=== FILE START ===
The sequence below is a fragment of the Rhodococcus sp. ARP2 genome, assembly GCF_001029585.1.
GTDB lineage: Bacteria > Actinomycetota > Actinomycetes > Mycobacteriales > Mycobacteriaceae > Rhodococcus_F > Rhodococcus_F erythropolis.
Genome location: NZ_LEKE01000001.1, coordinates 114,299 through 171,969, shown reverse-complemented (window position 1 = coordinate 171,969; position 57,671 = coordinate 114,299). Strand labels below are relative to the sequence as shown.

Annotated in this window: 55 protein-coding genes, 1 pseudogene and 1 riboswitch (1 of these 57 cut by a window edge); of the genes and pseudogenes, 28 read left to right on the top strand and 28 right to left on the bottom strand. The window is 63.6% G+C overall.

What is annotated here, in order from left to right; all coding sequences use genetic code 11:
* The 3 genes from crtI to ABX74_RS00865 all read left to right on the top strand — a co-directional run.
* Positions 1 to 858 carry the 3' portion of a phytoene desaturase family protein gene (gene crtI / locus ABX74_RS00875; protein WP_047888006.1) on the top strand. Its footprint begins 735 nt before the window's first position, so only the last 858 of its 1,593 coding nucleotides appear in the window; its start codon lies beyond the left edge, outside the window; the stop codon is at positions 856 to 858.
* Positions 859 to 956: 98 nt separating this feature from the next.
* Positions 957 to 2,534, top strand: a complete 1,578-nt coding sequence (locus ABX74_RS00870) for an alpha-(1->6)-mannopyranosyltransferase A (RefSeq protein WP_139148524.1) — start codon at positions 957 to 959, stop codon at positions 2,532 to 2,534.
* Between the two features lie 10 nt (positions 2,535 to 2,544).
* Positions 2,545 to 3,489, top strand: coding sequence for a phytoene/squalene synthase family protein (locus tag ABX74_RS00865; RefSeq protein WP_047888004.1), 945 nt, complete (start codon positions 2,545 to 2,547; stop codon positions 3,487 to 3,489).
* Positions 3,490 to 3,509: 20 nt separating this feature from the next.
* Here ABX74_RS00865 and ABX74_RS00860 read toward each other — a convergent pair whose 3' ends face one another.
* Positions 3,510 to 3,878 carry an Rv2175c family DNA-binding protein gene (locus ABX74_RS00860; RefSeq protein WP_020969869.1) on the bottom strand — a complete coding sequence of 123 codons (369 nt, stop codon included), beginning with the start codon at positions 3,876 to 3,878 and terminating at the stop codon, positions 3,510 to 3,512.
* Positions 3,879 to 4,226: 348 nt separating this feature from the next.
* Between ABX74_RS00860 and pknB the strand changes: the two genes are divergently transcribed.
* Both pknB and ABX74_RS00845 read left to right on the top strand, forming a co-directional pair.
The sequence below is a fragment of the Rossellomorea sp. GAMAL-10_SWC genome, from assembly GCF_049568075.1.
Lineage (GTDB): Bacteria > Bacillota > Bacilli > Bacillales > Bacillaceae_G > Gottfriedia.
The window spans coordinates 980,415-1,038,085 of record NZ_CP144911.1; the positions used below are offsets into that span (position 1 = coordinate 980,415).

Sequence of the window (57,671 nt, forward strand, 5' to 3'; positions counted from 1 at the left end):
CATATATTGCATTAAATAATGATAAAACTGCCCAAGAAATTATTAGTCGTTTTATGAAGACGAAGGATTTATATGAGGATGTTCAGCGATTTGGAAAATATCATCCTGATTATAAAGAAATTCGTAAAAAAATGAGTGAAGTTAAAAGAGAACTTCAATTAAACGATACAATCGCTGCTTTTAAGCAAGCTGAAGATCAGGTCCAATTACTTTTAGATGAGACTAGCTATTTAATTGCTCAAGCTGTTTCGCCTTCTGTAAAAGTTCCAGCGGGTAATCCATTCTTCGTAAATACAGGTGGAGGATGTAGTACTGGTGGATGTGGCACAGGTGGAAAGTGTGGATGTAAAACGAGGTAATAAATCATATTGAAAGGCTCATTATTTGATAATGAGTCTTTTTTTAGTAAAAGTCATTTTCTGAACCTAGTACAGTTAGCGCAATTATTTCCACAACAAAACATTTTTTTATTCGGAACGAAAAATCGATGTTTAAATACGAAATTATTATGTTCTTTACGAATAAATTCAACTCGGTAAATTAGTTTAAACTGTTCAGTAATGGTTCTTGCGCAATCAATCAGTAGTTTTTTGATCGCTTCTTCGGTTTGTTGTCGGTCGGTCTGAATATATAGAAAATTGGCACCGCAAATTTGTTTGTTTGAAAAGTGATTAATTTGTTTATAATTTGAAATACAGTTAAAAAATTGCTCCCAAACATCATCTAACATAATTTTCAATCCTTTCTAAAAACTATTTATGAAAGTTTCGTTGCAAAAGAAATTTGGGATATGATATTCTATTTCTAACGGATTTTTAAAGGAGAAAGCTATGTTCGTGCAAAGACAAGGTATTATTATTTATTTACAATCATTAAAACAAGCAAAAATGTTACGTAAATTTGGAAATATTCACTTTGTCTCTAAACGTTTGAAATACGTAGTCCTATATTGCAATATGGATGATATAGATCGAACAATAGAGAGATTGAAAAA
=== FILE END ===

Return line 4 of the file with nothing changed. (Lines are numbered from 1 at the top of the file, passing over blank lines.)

Annotated in this window: 55 protein-coding genes, 1 pseudogene and 1 riboswitch (1 of these 57 cut by a window edge); of the genes and pseudogenes, 28 read left to right on the top strand and 28 right to left on the bottom strand. The window is 63.6% G+C overall.